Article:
Cancer stem cells (CSC) are a strange beast. They’re familiar to what we know about stem cells, yet vastly alien in their behaviour and contribution to cancer. For all intents and purposes they are just like normal stem cells, a feature that gifts them with biological characteristics detrimental to our fight against the disease.
They are thought to be responsible for tumours recurring following ‘successful’ treatment and for the development of secondary cancers, so it’s no surprise that finding out how to stop CSC is a key priority for cancer research – particularly at Breakthrough’s Research Unit in Manchester.
What makes something ‘stem-like’?
Stem cells are the versatile ‘shape shifters’ of the cellular world, capable of becoming any cell type in the body. They play an incredibly important role in early development of an embryo when precisely timed chemical signals potentiate stem cells to become specific types of cell. They are also essential throughout life for the generation of new cells and repair of damaged organs. CSC harness ‘stem-like’ characteristics to be able to become any cell type found in a tumour. It is for this reason that they are considered to be the type of tumour cells responsible for seeding and initiating the development of new tumours.
The ‘stem-like’ properties of these cells also allow them to be naturally resistant to chemotherapeutic agents. Although not a great deal is known about why these cells are so resistant to treatment, there are features of both normal and cancer stem cells which offer some explanation. For example, the surface of a stem cell is dotted with pores, called transporters, which act as pumps to flush drugs back out of the cell before they can do any damage. These cells are also particularly hardy and are capable of surviving damage to their DNA which you would normally expect to kill them. It is likely that these survivors linger on following treatment and could be responsible for cancers coming back.
Professor Michael Lisanti
It’s crucial then that science explores this strange world of ‘stemness’ and finds weaknesses in CSC which can be used as the basis for new types of treatment. In a recent study, led by Professor Michael Lisanti’s team at Breakthrough’s Research Unit in Manchester, researchers have described a new way to potentially eradicate CSC by attacking a feature which makes them stand out from the crowd.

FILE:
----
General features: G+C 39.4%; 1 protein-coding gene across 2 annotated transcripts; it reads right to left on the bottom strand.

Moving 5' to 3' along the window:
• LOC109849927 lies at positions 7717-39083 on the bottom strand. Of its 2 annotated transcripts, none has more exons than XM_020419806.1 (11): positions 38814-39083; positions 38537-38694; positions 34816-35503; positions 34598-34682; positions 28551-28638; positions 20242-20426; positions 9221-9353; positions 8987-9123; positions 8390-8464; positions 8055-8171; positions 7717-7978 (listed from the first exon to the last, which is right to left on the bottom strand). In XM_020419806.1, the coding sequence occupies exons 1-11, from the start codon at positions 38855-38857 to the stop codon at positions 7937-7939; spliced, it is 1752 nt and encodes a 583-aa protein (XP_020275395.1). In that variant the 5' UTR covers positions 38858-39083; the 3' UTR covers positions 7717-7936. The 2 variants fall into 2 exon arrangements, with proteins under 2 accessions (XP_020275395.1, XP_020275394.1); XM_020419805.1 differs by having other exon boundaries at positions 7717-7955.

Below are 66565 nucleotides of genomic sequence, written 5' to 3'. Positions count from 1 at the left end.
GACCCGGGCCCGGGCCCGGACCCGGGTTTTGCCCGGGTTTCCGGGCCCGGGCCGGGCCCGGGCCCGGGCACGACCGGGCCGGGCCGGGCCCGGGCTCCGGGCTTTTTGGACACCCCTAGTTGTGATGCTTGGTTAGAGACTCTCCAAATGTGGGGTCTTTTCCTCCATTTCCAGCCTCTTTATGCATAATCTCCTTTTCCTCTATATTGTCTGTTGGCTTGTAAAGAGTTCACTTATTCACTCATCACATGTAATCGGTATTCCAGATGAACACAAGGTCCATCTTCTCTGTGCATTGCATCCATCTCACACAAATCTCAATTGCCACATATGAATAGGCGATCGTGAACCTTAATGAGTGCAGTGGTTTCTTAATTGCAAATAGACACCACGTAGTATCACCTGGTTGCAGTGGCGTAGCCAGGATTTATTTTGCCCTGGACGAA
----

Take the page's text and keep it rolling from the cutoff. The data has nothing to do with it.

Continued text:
Targeting the cells engine
The problem with studying CSC is that there isn’t a great deal of them in a tumour sample and so trying to identify specific druggable targets can be difficult. To overcome this problem the researchers used a special technique to grow breast cancer cells in mammospheres. These mammospheres – or ‘clumps’ of cells – are more likely to harbour CSC and make studying the stem-like characteristics much easier.
When the team analysed the molecular features of mammospheres they stumbled across something quite surprising – many of the cellular chemicals involved in generating power for the cell were at levels not seen in normal cells or in other, non-stem like, cancer cells.
This is extremely interesting because it seems that a unique feature of CSC is directly linked to the cells’ engines, known as mitochondria, and an engine breakdown is one sure way to bring a cell to a halt. The researchers tested this hypothesis by treating breast cancer cells with chemicals which block the mitochondria from producing the power needed for CSC to survive. The cells were grown as before and the team noticed a reduction in the number of mammospheres – a result suggesting the treatment successfully targeting CSC.
MCT inhibitors - a future treatment?
The drug they used is from a class of compounds called ‘MCT inhibitors’ (a drug that blocks a protein called MCT) and promisingly, some of these are already in clinical trials. The pharmaceutical company AstraZeneca and the charity Cancer Research UK are running an early stage trial to test a MCT inhibitor for many different cancer types.
Lab research, such as Breakthrough’s Manchester study, provides evidence that these drugs could treat cancer but this is the first time that one of these compounds is being tested in humans.
Although research has shown that the protein MCT and the cells mitochondria play an important role in the growth and development of cancer in the lab, it’s still not clear exactly how we can target them with therapeutics. Mitochondria are the power houses of all our cells so messing around with how they function could have detrimental effects to a patient.
What the results from Breakthrough’s team in Manchester do show us is that by exploring the characteristics which make CSC stand out, we can identify specific targets for treatment. Hopefully, these will one day emerge as novel ways to eradicate CSC and prevent cancer recurrence and progression to secondary disease.
Dr Matthew Lam is Breakthrough Breast Cancer's Senior Research Officer